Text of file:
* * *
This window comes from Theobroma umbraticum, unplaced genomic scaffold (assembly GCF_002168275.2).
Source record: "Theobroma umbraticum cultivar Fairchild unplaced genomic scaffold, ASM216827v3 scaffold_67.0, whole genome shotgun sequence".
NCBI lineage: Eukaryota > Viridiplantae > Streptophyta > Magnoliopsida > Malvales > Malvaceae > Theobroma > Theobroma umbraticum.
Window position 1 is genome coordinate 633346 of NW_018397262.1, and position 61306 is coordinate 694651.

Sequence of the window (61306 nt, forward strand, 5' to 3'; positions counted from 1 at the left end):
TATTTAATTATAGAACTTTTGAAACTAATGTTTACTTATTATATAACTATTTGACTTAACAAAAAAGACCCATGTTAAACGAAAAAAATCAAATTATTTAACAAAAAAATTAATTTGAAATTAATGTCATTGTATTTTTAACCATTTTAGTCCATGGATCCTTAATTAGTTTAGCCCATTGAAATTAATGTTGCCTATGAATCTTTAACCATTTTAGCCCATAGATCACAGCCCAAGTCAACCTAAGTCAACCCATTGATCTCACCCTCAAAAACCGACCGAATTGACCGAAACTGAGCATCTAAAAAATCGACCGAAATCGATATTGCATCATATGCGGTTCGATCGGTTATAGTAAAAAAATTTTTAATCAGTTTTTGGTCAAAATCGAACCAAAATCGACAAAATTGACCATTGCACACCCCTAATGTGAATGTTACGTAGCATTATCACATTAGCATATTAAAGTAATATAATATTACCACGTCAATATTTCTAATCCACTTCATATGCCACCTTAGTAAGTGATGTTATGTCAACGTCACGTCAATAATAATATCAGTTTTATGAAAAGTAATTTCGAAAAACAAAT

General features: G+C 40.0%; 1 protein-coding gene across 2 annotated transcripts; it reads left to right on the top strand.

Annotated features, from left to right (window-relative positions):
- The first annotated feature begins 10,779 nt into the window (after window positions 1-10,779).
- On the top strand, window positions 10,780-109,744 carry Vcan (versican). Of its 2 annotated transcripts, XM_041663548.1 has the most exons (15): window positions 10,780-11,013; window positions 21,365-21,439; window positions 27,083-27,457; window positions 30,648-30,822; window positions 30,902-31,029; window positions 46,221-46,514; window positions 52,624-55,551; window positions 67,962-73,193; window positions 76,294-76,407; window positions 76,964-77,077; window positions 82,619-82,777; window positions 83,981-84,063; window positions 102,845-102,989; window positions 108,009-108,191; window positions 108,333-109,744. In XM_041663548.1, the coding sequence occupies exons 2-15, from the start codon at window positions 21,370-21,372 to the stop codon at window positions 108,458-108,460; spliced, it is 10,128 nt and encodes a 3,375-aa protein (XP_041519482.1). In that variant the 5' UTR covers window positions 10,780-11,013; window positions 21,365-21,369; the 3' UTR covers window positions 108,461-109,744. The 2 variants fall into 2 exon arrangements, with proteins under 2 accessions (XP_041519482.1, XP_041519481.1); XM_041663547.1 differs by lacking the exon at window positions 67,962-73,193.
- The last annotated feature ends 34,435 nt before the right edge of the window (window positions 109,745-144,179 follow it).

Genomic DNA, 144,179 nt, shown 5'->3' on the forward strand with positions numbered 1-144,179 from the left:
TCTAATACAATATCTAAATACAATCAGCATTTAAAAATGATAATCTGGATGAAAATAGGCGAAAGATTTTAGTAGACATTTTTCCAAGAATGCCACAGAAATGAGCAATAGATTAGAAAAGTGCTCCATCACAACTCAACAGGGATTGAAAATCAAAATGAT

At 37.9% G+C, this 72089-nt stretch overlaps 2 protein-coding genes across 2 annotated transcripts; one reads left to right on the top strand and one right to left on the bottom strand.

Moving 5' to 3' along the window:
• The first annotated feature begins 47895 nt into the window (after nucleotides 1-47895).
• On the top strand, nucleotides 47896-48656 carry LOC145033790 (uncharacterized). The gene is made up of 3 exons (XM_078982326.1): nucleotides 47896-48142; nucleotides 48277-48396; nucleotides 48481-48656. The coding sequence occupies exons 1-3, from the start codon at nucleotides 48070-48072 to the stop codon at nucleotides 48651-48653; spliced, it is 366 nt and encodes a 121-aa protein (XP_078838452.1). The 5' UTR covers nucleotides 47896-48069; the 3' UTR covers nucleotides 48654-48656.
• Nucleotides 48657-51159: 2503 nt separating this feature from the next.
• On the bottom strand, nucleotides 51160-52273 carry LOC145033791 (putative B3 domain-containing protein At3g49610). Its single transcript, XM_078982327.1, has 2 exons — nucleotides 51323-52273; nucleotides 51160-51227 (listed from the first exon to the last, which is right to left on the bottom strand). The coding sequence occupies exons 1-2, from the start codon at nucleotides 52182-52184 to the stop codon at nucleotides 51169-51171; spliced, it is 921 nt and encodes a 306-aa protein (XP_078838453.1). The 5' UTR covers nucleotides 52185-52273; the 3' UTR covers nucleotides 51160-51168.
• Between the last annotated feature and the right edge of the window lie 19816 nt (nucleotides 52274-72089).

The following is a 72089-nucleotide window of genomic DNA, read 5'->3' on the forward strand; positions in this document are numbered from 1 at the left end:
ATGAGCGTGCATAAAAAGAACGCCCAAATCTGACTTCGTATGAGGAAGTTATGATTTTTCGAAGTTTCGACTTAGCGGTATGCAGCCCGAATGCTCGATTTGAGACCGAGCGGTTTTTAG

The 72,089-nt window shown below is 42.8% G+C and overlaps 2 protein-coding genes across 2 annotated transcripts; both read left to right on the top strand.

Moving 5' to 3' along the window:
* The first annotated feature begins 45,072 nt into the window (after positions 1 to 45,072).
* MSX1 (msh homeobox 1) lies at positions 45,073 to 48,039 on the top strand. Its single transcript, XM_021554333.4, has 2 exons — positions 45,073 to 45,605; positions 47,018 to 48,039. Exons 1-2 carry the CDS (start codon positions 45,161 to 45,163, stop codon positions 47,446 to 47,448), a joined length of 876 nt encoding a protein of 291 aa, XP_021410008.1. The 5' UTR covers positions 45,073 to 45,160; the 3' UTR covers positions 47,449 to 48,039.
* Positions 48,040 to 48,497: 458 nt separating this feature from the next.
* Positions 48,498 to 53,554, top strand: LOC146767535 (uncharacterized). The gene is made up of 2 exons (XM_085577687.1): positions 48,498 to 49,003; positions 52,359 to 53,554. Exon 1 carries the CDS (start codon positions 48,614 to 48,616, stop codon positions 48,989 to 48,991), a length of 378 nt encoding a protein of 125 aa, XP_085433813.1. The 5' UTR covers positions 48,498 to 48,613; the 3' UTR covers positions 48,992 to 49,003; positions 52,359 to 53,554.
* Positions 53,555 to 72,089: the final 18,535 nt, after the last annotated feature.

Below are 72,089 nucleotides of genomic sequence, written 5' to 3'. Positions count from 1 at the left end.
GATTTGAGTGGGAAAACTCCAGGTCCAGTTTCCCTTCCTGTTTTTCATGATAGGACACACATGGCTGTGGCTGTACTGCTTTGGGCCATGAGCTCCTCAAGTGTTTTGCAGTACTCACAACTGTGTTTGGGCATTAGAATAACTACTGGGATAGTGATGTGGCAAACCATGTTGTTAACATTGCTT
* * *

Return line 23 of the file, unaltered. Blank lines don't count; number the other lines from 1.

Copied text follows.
The 72,089-nt window shown below is 42.8% G+C and overlaps 2 protein-coding genes across 2 annotated transcripts; both read left to right on the top strand.